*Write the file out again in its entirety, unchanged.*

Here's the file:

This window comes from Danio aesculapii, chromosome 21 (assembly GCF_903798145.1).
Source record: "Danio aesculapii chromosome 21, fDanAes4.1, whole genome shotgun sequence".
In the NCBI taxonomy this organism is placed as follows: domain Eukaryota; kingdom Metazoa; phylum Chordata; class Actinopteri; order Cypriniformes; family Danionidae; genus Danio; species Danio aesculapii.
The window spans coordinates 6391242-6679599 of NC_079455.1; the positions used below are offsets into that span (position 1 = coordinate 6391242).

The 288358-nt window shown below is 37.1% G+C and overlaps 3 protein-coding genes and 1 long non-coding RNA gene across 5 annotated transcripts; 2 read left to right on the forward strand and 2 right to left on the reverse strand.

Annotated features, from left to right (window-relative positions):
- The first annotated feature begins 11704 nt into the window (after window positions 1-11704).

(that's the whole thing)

This window comes from Danio aesculapii, chromosome 21 (assembly GCF_903798145.1).
Source record: "Danio aesculapii chromosome 21, fDanAes4.1, whole genome shotgun sequence".
In the NCBI taxonomy this organism is placed as follows: domain Eukaryota; kingdom Metazoa; phylum Chordata; class Actinopteri; order Cypriniformes; family Danionidae; genus Danio; species Danio aesculapii.
The window spans coordinates 6391242-6679599 of NC_079455.1; the positions used below are offsets into that span (position 1 = coordinate 6391242).

The 288358-nt window shown below is 37.1% G+C and overlaps 3 protein-coding genes and 1 long non-coding RNA gene across 5 annotated transcripts; 2 read left to right on the forward strand and 2 right to left on the reverse strand.

Annotated features, from left to right (window-relative positions):
- The first annotated feature begins 11704 nt into the window (after window positions 1-11704).